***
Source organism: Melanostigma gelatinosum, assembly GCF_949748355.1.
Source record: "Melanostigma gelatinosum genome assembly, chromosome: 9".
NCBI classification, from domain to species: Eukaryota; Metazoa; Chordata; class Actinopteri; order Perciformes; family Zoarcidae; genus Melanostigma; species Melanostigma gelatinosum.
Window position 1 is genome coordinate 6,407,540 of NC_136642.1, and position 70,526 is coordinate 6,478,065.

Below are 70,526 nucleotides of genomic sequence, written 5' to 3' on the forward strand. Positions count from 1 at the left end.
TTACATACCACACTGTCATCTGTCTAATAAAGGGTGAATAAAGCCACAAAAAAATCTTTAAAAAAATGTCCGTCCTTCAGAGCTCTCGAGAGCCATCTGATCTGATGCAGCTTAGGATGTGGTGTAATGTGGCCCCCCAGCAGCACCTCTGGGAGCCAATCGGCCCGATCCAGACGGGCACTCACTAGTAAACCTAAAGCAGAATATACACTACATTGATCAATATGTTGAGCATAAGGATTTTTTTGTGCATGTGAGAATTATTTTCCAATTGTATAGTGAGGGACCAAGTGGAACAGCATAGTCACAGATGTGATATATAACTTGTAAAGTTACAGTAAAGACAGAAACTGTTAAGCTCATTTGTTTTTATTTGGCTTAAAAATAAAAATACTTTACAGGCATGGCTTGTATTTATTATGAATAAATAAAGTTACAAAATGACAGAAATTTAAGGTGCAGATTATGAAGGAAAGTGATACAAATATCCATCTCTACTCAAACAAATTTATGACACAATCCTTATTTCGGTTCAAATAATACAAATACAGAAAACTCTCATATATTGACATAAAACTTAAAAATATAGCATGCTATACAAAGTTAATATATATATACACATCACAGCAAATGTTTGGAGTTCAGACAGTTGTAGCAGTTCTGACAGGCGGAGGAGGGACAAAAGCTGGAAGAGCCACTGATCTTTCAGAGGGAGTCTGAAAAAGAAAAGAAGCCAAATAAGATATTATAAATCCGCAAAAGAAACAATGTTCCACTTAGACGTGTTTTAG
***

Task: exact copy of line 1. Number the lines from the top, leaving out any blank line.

Source organism: Melanostigma gelatinosum, assembly GCF_949748355.1.